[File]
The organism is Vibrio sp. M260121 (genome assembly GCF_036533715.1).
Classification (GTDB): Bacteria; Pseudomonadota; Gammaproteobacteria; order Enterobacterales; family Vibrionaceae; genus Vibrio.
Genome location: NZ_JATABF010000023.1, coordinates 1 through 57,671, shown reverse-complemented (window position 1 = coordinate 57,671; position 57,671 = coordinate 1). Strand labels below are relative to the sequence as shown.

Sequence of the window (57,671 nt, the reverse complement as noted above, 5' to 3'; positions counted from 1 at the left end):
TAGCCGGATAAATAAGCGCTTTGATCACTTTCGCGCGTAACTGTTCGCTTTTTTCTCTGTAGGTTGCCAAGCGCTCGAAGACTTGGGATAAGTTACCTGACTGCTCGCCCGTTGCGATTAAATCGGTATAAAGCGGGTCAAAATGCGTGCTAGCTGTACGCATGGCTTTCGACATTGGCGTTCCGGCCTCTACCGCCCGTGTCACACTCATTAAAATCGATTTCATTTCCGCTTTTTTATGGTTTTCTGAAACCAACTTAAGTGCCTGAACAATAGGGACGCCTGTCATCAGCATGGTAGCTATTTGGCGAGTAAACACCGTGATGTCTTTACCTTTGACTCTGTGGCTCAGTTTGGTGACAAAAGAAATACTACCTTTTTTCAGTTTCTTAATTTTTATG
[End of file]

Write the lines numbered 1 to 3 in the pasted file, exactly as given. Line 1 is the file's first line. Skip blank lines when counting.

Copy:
The organism is Vibrio sp. M260121 (genome assembly GCF_036533715.1).
Classification (GTDB): Bacteria; Pseudomonadota; Gammaproteobacteria; order Enterobacterales; family Vibrionaceae; genus Vibrio.
Genome location: NZ_JATABF010000023.1, coordinates 1 through 57,671, shown reverse-complemented (window position 1 = coordinate 57,671; position 57,671 = coordinate 1). Strand labels below are relative to the sequence as shown.